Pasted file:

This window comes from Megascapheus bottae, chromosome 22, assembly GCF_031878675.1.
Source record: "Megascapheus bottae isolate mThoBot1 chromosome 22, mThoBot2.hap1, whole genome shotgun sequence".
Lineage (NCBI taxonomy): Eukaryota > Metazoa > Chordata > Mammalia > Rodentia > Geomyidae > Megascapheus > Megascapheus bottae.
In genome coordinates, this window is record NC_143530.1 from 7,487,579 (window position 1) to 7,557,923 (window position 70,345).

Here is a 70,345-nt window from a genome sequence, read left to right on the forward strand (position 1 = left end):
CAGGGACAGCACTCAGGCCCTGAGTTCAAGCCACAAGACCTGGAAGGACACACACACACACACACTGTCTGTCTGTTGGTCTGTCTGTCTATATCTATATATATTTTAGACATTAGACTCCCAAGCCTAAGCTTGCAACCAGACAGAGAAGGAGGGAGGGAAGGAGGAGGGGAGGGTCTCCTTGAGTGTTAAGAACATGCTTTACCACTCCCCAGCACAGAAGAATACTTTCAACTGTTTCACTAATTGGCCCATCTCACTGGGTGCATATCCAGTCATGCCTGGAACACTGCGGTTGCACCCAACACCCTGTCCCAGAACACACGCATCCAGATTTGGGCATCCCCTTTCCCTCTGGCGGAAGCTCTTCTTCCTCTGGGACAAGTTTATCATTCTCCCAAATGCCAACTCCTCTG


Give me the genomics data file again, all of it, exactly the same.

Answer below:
This window comes from Megascapheus bottae, chromosome 22, assembly GCF_031878675.1.
Source record: "Megascapheus bottae isolate mThoBot1 chromosome 22, mThoBot2.hap1, whole genome shotgun sequence".
Lineage (NCBI taxonomy): Eukaryota > Metazoa > Chordata > Mammalia > Rodentia > Geomyidae > Megascapheus > Megascapheus bottae.
In genome coordinates, this window is record NC_143530.1 from 7,487,579 (window position 1) to 7,557,923 (window position 70,345).

Here is a 70,345-nt window from a genome sequence, read left to right on the forward strand (position 1 = left end):
CAGGGACAGCACTCAGGCCCTGAGTTCAAGCCACAAGACCTGGAAGGACACACACACACACACACTGTCTGTCTGTTGGTCTGTCTGTCTATATCTATATATATTTTAGACATTAGACTCCCAAGCCTAAGCTTGCAACCAGACAGAGAAGGAGGGAGGGAAGGAGGAGGGGAGGGTCTCCTTGAGTGTTAAGAACATGCTTTACCACTCCCCAGCACAGAAGAATACTTTCAACTGTTTCACTAATTGGCCCATCTCACTGGGTGCATATCCAGTCATGCCTGGAACACTGCGGTTGCACCCAACACCCTGTCCCAGAACACACGCATCCAGATTTGGGCATCCCCTTTCCCTCTGGCGGAAGCTCTTCTTCCTCTGGGACAAGTTTATCATTCTCCCAAATGCCAACTCCTCTG